But here’s the rub… Is Rankle a Romanticist or a Classicist in both outlook and interest? I would argue he is both. Though meant for artists such as Samuel Palmer, the art historian Kenneth Clark invented the term Micropolitan Art as a descriptor for a much wider style of painting – by which he meant a ‘pure and self sufficient art’ that is neither Provincial nor Metropolitan, rather in some ways both. In formulating his view of what Micropolitan actually was, Clark claimed that ‘truth to nature and individual judgement’ are the recurrent catchwords of the provincial ‘in its struggle to free itself from the dominating style’, while ‘metropolitan art, in its struggle for formal perfection, prefers to repeat the same subject, and even the same pattern, again and again.’

These two brought together then, Micropolitan art resembles very closely the informed pastoral provincialism of Rankle’s painting, yet the recurring motifs are what often catch one’s eye the most and are a reference to modernist repetition perhaps. They frequently reappear as the common tropes of landscape painting from past centuries and by those artists Rankle cites as being of primary interest to him. Take for example variations of the same stumps and broken boughs (below) that comprise the arboreal detail of several paintings in this exhibition. They appear frequently, and are there for a reason – tropes as said, but there as a nod to where the picturesque and the sublime in art might meet too, maybe.

Details from  Untitled Painting XXVI (Bodiam) ;  Fairlight from the Watermeadows V ;  It’s Not Dark Yet, XI ; and  Mothland 12 .

Details from Untitled Painting XXVI (Bodiam); Fairlight from the Watermeadows V; It’s Not Dark Yet, XI; and Mothland 12.

For a group exhibition Axis: London Milano for Fabbrica del Vapore in Milan that Rankle co-curated with Claudia De Grandi (an exhibition that included work by Catherine Balet, Jake and Dinos Chapman, Tim Craven, Oska Lappin, Stephen Newton, Matthew Radford, Kirsten Reynolds, Cat Roissetter, and Charlotte Snook, among others) Rankle included his own painting, Untitled Painting XIII (Herne) as his contribution to the show. As he said of that work, ‘in what at first sight appears to be a straightforward painting of a wild northern landscape reveals on closer inspection an image of a startled stag, running scared from an unknown terror and floundering into a visibly polluted stream.’ However one situates Rankle as an artist, stylistically or conceptually, in that one statement his underlying interests are made patently clear, and they persist in Mothland at Bermondsey Project Space.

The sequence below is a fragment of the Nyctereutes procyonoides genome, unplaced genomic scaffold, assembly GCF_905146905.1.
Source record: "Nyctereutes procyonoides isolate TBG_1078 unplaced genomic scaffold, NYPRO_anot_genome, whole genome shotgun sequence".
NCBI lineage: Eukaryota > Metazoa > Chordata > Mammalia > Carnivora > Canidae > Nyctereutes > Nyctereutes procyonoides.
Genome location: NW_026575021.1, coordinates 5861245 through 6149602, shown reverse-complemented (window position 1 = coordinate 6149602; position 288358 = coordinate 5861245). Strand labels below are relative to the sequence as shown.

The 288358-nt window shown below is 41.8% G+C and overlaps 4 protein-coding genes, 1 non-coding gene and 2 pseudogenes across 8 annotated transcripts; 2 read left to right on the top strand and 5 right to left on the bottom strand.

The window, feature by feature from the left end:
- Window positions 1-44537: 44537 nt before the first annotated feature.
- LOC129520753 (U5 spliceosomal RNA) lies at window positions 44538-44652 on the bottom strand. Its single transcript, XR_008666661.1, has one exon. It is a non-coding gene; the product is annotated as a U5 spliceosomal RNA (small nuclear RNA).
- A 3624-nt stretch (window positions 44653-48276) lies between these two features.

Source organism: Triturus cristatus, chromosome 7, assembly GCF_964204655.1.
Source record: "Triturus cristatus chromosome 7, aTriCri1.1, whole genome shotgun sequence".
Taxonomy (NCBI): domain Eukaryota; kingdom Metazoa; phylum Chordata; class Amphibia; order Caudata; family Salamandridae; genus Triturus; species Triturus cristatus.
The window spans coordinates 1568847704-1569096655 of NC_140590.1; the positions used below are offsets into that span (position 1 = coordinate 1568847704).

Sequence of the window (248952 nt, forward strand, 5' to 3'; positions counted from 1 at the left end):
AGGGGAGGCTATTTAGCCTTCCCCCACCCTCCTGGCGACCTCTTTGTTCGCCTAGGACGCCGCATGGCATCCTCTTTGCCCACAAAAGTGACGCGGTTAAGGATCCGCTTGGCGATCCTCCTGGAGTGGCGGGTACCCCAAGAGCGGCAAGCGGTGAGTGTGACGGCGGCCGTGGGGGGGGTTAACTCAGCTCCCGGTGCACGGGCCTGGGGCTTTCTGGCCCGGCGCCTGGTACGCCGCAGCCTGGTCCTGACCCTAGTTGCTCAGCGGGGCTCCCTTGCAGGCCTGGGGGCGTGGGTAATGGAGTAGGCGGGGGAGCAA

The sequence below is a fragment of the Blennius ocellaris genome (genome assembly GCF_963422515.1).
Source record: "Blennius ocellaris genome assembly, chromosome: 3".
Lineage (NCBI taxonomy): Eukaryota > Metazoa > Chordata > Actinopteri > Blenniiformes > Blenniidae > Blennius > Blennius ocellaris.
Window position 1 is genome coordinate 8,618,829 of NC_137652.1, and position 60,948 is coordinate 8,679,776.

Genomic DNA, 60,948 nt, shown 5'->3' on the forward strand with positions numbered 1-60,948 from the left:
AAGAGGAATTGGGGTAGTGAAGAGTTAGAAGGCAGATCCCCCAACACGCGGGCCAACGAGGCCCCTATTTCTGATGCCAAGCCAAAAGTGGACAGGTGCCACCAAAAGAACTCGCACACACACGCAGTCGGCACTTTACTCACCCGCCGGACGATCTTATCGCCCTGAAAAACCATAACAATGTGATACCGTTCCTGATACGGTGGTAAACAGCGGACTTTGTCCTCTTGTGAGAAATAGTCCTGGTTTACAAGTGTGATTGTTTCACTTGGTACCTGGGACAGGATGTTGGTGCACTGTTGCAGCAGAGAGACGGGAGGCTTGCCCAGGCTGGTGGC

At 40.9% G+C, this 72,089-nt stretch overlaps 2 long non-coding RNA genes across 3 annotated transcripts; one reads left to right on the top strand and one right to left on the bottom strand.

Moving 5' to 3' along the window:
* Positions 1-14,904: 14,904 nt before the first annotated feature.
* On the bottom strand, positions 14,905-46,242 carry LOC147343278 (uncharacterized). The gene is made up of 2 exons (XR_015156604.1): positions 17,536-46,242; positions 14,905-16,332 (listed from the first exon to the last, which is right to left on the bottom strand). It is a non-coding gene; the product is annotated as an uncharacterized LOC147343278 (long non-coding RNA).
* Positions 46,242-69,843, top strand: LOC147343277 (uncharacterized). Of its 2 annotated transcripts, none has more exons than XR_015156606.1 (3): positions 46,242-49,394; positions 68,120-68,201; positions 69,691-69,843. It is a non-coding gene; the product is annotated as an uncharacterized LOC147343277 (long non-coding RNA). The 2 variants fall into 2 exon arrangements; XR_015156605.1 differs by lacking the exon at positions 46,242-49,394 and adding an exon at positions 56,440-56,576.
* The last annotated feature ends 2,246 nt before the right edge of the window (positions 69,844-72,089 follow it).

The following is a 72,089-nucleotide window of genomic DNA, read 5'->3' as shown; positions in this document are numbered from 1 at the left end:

Alan Rankle ,  Untitled Painting XIII (Herne) , 2013, oil on canvas (diptych). Image courtesy the artist.

Alan Rankle, Untitled Painting XIII (Herne), 2013, oil on canvas (diptych). Image courtesy the artist.

In closing perhaps it is apt to remain mindful of Alan Rankle’s last outing at Bermondsey Project Space with Pastoral Collateral. For that show he laid the ground for what was to come in an interview with critic Anna McNay:

I wanted to relate ideas about historical, idealised, pastoral landscape in art to the grim reality of the environmental crisis that we are in, which isn’t just an environmental crisis anymore, it’s a totally impregnated social and political crisis heading towards disaster. Considering the historical origins of the genre in relation to my own paintings, I wanted to convey the irony implicit in how the 19th century Romantic movement, with its emphasis on the idyllic natural world of an imaginary past, was sponsored by people who, having made gigantic fortunes out of the Industrial Revolution by building their empires on the slave trade and the criminal use of the Enclosures Acts (forcing the poor from their traditional peasant homes to work in their factories and mills) also laid the foundations of environmental pollution on a catastrophic scale. Turner and other artists were commissioned by the barons of the Industrial Revolution to take the Grand Tour and pick up ideas from artists such as Claude Lorrain, Titian, Dughet and Poussin, who were themselves employed to evoke the fantasy of a golden age, a sort of Narnia in Ancient Greece and Rome, where people talked to animals and fucked gods.”